Tuesday, July 31, 2018

NHPCO Responds to OIG Report

To:       NHPCO Membership
From:   Edo Banach, President and CEO
Date:   July 31, 2018

As many of you may be aware, the Office of the Inspector General has released a portfolio report, “Vulnerabilities in the Medicare Hospice Program Affect Quality Care and Program Integrity,” focusing on concerns with the Medicare hospice benefit. NPR’s Morning Edition and Kaiser Health News (which concludes with some important quotes I offered before the report was released) both did pieces on the report that I’m sure some of you have read or heard this morning.

Let me stress that many of the issues brought up in the new report have been discussed in previous OIG documents. NHPCO has addressed these issues in regulatory alerts and resources, on our Webinars, at our conferences, in staff presentations to the field, in our Regulatory Podcasts, and explored by our board committees. So, I hope the contents of the report do not come as a complete surprise and cause you to be too discouraged.

Let me offer some additional comments and context in response to this OIG report.

  • NHPCO recognizes the value of some of the OIG recommendations and we welcome measures that will help hospices focus on value over volume and patients over paperwork.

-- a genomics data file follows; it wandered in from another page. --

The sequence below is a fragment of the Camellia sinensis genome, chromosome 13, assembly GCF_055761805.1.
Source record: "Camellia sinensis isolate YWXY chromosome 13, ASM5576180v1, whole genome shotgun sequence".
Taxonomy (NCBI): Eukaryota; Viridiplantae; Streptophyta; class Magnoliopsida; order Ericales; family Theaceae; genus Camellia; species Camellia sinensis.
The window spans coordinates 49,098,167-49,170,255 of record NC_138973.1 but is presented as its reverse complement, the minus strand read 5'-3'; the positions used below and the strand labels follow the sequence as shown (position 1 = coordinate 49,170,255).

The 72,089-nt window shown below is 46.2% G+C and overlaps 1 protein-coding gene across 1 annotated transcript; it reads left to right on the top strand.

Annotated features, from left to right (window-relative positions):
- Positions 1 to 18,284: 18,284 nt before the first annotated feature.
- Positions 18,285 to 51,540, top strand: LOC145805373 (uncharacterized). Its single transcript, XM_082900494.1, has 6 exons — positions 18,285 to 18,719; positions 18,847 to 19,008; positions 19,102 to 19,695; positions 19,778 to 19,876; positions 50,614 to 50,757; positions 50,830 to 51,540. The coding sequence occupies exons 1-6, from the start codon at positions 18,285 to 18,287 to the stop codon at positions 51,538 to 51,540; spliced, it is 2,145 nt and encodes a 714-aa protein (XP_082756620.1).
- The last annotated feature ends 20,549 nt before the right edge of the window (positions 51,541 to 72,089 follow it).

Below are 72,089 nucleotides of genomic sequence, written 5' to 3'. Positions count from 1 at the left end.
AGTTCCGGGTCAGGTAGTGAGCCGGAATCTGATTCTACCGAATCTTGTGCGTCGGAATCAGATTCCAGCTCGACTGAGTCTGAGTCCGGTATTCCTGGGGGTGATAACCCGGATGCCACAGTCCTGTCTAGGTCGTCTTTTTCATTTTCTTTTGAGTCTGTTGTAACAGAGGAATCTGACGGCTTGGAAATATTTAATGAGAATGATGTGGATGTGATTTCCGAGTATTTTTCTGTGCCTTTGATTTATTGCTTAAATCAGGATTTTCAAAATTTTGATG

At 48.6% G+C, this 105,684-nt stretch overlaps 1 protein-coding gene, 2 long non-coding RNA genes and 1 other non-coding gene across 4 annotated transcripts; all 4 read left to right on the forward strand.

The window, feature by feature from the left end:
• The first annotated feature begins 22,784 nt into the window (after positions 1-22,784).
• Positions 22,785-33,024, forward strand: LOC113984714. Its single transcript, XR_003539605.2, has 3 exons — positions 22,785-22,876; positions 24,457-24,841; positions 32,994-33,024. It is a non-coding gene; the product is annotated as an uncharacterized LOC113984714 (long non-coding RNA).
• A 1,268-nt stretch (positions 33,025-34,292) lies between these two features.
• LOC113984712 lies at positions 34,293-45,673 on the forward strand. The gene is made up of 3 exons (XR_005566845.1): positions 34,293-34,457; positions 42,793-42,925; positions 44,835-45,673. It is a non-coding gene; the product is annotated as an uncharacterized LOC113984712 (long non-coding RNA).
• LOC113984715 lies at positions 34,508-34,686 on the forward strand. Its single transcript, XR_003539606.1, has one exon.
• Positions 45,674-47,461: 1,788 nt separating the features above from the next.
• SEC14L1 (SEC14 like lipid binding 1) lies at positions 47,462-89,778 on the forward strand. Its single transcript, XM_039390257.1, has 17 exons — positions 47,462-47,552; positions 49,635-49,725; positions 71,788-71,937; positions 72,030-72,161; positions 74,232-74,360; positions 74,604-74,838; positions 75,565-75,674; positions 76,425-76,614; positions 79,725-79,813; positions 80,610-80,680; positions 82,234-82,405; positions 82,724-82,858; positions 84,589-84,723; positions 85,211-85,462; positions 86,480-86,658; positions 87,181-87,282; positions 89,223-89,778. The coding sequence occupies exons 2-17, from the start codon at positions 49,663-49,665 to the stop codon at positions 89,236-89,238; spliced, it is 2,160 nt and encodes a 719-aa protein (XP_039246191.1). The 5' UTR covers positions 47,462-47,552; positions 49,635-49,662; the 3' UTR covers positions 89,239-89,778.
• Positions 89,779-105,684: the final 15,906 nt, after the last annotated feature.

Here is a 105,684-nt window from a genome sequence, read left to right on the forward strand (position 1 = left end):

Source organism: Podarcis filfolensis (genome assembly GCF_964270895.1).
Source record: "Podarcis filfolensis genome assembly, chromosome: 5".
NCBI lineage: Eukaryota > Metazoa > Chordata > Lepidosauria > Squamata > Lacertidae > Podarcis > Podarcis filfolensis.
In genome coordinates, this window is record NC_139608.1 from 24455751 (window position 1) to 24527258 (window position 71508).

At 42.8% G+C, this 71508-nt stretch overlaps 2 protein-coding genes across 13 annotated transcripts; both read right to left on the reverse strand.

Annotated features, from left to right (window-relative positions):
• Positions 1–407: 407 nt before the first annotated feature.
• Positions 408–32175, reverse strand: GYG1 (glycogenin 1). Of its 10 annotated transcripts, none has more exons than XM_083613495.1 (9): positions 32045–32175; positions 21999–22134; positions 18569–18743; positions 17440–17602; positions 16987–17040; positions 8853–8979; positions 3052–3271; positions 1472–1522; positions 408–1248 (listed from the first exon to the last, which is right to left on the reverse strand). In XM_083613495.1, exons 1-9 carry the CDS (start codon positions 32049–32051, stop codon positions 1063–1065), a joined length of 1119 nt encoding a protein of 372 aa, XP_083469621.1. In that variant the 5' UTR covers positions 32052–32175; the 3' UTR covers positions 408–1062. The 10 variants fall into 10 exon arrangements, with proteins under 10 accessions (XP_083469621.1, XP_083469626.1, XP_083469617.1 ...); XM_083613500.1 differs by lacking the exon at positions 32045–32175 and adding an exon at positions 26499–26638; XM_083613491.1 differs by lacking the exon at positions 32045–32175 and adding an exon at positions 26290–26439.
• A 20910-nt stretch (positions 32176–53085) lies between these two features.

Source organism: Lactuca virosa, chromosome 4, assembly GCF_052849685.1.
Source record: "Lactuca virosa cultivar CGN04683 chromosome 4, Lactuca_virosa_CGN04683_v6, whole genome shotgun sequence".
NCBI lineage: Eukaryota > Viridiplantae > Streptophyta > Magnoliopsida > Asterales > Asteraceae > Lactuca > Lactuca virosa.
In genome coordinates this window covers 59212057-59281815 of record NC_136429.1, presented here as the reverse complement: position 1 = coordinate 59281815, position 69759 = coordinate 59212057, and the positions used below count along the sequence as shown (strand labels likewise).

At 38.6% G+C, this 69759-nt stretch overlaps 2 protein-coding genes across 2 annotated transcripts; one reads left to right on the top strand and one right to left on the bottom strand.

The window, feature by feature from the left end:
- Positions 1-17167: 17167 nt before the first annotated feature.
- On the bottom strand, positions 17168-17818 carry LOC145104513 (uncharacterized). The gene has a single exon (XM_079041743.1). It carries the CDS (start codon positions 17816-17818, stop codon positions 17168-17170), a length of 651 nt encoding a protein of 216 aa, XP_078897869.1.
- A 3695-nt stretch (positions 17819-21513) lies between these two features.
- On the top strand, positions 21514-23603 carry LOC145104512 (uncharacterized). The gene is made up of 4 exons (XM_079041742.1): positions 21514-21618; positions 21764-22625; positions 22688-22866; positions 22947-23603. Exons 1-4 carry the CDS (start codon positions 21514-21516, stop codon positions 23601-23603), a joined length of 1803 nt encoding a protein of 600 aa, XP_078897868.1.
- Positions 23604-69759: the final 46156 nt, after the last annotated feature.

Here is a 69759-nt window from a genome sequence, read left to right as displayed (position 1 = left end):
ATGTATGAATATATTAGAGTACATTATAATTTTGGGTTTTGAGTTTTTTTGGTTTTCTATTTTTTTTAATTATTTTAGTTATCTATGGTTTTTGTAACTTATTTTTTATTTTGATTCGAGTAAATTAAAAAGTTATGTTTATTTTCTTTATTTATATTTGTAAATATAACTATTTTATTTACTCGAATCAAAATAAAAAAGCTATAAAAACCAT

• However, NHPCO continues to stress that outliers cited in the report do not adequately reflect the context of hospice care provision in the U.S.
  • Importantly, CMS rejects over half of the OIG’s hospice recommendations, and we generally agree.
We believe that incidents of deliberate fraud and abuse in the hospice field, though rare and isolated, are indefensible. For this reason, NHPCO has been and continues to be a champion for accountability and transparency within the hospice community. And we look to our members to be our partners in this important work.

Furthermore, it is necessary to understand that rare incidents of deliberate fraud and abuse should be viewed separately from unintentional documentation or mathematical errors in an extraordinarily burdensome and complicated regulatory environment.

We look forward to working with the Administration to simplify and streamline the hospice benefit and compliance process and to ease the governmental red tape in order to encourage honest and law-abiding hospice providers while protecting the public from unacceptable intentional abuse. This includes better use of hospice data that CMS already obtains and to focus government efforts on truly abhorrent providers and spare compliant programs from needless and duplicative investigation.